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Design Scene: An art-filled Left Bank flat by Jean-Louis Deniot
Not a hint of the former Paris apartment survived Deniot’s masterful overhaul. What was once a mish mash of years of odd styles—from Napoleon III to Middle Eastern—had to be reworked to fit the needs and collection of a noted contemporary arts patron. Though Deniot, who describes his style as “French Neo-Classical Cool,” actually worked explicitly to avoid anything resembling a gallery—even eschewing white walls (he insists nothing looks right on white). Instead, he crafted “faux” white with glazes in tobacco tones and parchment, raffia, and wild silk at the base of the wills to add depth and texture to the spaces.
The artwork was to be a part of daily life, enhanced by simple lamps so as not to be arrogantly “on display”.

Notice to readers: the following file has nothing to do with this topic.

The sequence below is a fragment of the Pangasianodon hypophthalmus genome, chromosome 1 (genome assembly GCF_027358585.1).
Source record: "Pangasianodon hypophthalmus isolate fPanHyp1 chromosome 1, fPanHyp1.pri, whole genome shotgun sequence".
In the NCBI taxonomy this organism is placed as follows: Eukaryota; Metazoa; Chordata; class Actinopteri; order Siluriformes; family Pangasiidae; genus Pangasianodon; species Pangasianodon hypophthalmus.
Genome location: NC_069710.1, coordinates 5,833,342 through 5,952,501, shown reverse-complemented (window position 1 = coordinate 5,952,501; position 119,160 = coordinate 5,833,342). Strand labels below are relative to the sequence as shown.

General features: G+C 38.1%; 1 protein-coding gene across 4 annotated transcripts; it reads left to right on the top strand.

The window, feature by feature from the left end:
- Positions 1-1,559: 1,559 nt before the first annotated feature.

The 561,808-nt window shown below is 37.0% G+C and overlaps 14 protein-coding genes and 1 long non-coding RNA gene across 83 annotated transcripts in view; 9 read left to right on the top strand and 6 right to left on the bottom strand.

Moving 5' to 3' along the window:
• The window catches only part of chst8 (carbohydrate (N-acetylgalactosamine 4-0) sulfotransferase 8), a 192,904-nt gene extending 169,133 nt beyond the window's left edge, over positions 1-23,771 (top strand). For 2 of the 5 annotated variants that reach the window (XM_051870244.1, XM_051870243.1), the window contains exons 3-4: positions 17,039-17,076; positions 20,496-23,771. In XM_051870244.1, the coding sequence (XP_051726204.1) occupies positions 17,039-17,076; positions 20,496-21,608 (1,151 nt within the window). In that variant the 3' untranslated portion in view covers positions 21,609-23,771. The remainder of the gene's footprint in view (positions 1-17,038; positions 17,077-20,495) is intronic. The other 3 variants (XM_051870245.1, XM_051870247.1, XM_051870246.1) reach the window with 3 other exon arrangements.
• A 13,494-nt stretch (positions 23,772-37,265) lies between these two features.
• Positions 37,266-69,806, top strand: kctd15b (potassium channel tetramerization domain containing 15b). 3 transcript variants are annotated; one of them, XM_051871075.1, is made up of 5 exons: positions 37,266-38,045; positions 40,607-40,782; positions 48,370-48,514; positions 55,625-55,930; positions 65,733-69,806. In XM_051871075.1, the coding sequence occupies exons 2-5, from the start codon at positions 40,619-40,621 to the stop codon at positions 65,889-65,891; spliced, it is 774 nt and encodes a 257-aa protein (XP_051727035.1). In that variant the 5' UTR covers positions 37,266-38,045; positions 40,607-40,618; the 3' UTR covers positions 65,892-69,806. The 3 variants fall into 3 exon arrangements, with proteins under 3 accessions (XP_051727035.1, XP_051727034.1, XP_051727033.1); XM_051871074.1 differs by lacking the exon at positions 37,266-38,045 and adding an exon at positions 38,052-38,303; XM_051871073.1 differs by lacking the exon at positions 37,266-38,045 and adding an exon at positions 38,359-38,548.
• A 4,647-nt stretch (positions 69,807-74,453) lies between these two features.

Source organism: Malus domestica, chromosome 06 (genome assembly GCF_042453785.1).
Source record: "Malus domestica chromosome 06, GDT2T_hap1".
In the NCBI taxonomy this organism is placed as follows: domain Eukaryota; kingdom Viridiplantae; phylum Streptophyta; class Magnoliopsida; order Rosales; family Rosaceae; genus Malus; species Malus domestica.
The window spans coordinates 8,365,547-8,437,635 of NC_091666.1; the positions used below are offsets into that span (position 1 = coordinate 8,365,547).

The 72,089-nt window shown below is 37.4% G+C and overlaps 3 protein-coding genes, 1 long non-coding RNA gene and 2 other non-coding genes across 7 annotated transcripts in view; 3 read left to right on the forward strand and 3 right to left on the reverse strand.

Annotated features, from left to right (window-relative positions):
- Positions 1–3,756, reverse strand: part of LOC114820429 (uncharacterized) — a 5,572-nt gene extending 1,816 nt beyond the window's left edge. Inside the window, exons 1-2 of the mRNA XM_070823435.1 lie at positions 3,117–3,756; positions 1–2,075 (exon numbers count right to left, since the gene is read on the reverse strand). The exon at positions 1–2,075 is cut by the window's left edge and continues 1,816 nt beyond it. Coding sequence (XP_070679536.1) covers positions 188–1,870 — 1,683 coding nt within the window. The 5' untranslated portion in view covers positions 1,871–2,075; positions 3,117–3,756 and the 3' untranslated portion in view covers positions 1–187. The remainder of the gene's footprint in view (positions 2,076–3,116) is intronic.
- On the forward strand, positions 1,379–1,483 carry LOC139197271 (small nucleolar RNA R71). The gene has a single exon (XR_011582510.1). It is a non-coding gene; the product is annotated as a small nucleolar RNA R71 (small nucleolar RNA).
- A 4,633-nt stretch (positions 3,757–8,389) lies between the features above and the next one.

It takes an expert eye honed over 11 years of designing everywhere from his base in Paris to Bora Bora, for everyone from CEOs to royals, to be able to call for such a subtle but impactful finish. He’s a designer who knows exactly what he likes, and is delightfully blunt about his opinions. Lately, he’s “Fascinated by Smurf blue!” and “Totally tired of [graphics] now. I’m drawn to textures, woven materials, blurry abstract motifs.” On his current radar are: Anish Kapoor sculptures, Jean-Francois Lesage embroideries, Fromental’s hand-painted silk wallpaper, and Fort Street’s custom rugs. Though when it comes to his own dream acquisition, he remained delightfully, and winkingly, undecided, “I hesitate between a great Picasso and an electric can opener!”